VII. Need for Emergency Judicial Intervention.
153. The Equal Protection Clause mandates that the Commonwealth provide and use in every County the same statewide uniform standards and regulations when conducting statewide or multi-county elections involving federal candidates, including without limitation the standards and regulations providing for the casting and counting of votes. Pierce, 324 F. Supp. 2d at 698-99. In other words, the Equal
Protection Clause requires every county in the Commonwealth to enforce and apply the same standards and procedures for an election, and it does not allow a select few counties to either decline to enforce or employ those standards or develop their own contradicting standards that benefit their voters to the detriment of voters outside their counties. Id.
154. For statewide elections involving federal candidates, Defendants’ allowance, by act or omission, of the collection and counting of in-person, provisional, and absentee and mail-in ballots in a manner and at locations that are contrary to the Election Code’s mandatory provisions (as set forth above) constitutes legislative action by the Executive Branch in violation of the Elections and Electors Clauses of the United States Constitution.
155. Finally, the Defendants’ lack of statewide standards and use of a patchwork of ad-hoc rules that vary from county to county in a statewide election

involving federal and state-wide candidates violates the Equal Protection clause of the Fourteenth Amendment. Pierce, 324 F. Supp. 2d at 698-99.
156. Because the standards in the conduct of statewide elections involving federal and state candidates, including without limitation the casting and counting of votes, are to be uniform, Plaintiffs have a vested interest in ensuring that the electoral process is properly administered in every election district. However, the administration of the November 3, 2020 General Election across the counties of the Commonwealth, in particular in the named County Election Boards, was far from uniform and did not follow the strictures of the Election Code and the United States Constitution.
157. In light of the Defendants’ clear violations of United States Constitution through their illegal implementation of Pennsylvania’s Election Code, as set forth above, Plaintiffs seek an order, declaration and/or injunction directing the Defendants to verify and confirm that all mail-in ballots tabulated in the 2020 election results in Commonwealth of Pennsylvania were validly cast in compliance with state law.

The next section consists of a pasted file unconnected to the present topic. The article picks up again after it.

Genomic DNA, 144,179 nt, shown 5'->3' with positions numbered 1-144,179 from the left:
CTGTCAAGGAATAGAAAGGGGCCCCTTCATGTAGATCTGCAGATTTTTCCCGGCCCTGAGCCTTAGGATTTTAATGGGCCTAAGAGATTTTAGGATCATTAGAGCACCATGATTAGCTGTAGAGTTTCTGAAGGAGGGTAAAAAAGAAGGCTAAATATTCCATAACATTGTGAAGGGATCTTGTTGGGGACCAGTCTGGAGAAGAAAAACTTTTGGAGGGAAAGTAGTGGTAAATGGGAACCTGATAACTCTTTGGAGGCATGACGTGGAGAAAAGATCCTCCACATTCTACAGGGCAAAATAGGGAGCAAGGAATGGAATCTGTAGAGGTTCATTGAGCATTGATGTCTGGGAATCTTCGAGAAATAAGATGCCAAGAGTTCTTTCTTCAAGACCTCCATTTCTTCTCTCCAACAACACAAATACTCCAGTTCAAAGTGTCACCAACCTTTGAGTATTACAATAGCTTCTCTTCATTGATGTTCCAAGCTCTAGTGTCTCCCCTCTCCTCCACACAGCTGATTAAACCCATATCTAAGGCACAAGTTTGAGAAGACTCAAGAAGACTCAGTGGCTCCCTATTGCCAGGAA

158. The current voting regime as employed by Defendants has resulted in the denial of free and fair elections and other fundamental rights during the 2020 Pennsylvania General Election.

COUNT I

Fourteenth Amendments
U.S. Const. Art. I § 4, cl. 1; Art. II, § 1, cl. 2; Amend. XIV, 42 U.S.C. § 1983 Denial of Due Process On The Right to Vote
Invalid Enactment of Regulations Affecting Observation and Monitoring of the Election
159. Plaintiffs refer to and incorporate by reference each of the prior paragraphs of this Complaint as though the same were repeated at length herein.
160. The right of qualified citizens to vote in a state election involving federal candidates is recognized as a fundamental right under the Fourteenth Amendment of the United States Constitution. Harper v. Virginia State Board of
Elections, 383 U.S. 663, 665 (1966). See also Reynolds, 377 U.S. at 554 (The

Fourteenth Amendment protects the “the right of all qualified citizens to vote, in state as well as in federal elections.”). Indeed, ever since Slaughter-House Cases,
83 U.S. 36 (1873), the United States Supreme Court has held that the Privileges or

Immunities Clause of the Fourteenth Amendment protects certain rights of federal citizenship from state interference, including the right of citizens to directly elect members of Congress. See Twining v. New Jersey, 211 U.S. 78, 97 (1908) (citing
Ex parte Yarbrough, 110 U.S. 651, 663-64 (1884)). See also Oregon v. Mitchell,

400 U.S. 112, 148-49 (1970) (Douglas, J., concurring) (collecting cases).

161. The fundamental right to vote protected by the Fourteenth Amendment is cherished in our nation because it “is preservative of other basic civil and political rights.” Reynolds, 377 U.S. at 562.